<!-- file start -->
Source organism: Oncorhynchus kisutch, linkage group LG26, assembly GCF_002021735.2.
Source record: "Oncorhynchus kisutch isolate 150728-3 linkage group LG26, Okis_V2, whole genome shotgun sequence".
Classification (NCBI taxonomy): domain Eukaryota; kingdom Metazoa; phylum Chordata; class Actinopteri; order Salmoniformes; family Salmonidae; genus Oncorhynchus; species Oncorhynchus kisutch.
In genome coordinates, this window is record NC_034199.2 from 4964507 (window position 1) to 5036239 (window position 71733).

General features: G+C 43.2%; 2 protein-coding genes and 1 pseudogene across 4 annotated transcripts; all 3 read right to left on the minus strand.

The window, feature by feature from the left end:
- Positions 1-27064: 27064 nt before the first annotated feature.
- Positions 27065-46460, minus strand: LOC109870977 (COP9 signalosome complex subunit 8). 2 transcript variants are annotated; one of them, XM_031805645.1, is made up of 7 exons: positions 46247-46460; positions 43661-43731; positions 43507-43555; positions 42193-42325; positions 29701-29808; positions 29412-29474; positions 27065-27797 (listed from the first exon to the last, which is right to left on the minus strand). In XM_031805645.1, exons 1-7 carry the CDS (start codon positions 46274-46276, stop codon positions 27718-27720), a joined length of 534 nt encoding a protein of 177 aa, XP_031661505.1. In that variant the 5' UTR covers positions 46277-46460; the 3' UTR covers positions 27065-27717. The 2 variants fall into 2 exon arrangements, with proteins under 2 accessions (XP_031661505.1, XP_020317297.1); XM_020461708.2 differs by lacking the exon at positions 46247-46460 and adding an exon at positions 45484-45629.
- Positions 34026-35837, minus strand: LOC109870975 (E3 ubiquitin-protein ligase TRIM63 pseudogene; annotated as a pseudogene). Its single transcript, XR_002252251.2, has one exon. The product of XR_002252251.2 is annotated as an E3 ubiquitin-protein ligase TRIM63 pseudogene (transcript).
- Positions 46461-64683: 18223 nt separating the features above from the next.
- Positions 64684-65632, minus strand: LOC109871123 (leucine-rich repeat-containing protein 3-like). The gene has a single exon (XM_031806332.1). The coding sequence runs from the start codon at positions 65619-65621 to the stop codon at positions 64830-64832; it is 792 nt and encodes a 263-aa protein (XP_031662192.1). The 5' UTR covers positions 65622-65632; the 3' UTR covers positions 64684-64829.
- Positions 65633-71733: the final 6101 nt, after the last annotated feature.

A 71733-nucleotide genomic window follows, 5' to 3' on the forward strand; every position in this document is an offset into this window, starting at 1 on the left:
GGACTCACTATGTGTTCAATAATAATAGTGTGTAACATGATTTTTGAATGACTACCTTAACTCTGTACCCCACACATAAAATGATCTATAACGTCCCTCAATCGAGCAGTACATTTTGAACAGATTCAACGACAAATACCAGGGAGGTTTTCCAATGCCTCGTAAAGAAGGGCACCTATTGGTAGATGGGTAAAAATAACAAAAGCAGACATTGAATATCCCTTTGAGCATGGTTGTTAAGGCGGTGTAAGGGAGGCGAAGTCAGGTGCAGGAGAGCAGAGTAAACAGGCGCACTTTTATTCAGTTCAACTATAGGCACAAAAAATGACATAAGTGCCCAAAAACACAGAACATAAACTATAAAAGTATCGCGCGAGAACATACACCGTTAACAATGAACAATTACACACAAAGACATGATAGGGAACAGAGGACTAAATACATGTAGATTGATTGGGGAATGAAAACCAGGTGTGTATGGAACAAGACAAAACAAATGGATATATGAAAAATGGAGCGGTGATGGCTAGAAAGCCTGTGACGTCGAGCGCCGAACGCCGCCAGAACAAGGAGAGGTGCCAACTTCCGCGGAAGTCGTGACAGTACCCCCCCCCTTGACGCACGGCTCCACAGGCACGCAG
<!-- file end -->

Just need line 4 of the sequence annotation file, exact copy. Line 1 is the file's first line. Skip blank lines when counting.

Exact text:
In genome coordinates, this window is record NC_034199.2 from 4964507 (window position 1) to 5036239 (window position 71733).